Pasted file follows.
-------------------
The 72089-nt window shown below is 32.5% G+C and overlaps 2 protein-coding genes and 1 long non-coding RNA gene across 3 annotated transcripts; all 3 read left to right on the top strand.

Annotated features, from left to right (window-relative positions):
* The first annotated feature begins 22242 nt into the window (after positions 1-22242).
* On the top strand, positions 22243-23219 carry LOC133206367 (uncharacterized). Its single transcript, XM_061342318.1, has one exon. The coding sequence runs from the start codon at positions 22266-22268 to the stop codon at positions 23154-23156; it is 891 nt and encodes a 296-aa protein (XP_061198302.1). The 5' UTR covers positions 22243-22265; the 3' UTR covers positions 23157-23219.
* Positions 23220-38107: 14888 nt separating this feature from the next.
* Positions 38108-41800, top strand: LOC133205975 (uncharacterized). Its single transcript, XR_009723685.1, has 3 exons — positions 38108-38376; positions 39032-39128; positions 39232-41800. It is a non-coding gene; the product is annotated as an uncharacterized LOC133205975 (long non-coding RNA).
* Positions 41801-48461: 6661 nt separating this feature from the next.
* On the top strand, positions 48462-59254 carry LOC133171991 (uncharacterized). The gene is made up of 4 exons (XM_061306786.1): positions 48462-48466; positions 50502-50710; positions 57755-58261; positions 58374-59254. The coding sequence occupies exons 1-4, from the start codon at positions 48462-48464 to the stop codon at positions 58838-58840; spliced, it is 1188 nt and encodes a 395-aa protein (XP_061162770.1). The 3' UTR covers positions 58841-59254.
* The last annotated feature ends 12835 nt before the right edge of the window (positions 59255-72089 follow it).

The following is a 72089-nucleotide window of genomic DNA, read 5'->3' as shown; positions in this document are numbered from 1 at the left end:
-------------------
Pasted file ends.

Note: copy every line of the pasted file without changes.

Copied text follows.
The 72089-nt window shown below is 32.5% G+C and overlaps 2 protein-coding genes and 1 long non-coding RNA gene across 3 annotated transcripts; all 3 read left to right on the top strand.

Annotated features, from left to right (window-relative positions):
* The first annotated feature begins 22242 nt into the window (after positions 1-22242).
* On the top strand, positions 22243-23219 carry LOC133206367 (uncharacterized). Its single transcript, XM_061342318.1, has one exon. The coding sequence runs from the start codon at positions 22266-22268 to the stop codon at positions 23154-23156; it is 891 nt and encodes a 296-aa protein (XP_061198302.1). The 5' UTR covers positions 22243-22265; the 3' UTR covers positions 23157-23219.
* Positions 23220-38107: 14888 nt separating this feature from the next.
* Positions 38108-41800, top strand: LOC133205975 (uncharacterized). Its single transcript, XR_009723685.1, has 3 exons — positions 38108-38376; positions 39032-39128; positions 39232-41800. It is a non-coding gene; the product is annotated as an uncharacterized LOC133205975 (long non-coding RNA).
* Positions 41801-48461: 6661 nt separating this feature from the next.
* On the top strand, positions 48462-59254 carry LOC133171991 (uncharacterized). The gene is made up of 4 exons (XM_061306786.1): positions 48462-48466; positions 50502-50710; positions 57755-58261; positions 58374-59254. The coding sequence occupies exons 1-4, from the start codon at positions 48462-48464 to the stop codon at positions 58838-58840; spliced, it is 1188 nt and encodes a 395-aa protein (XP_061162770.1). The 3' UTR covers positions 58841-59254.
* The last annotated feature ends 12835 nt before the right edge of the window (positions 59255-72089 follow it).

The following is a 72089-nucleotide window of genomic DNA, read 5'->3' as shown; positions in this document are numbered from 1 at the left end: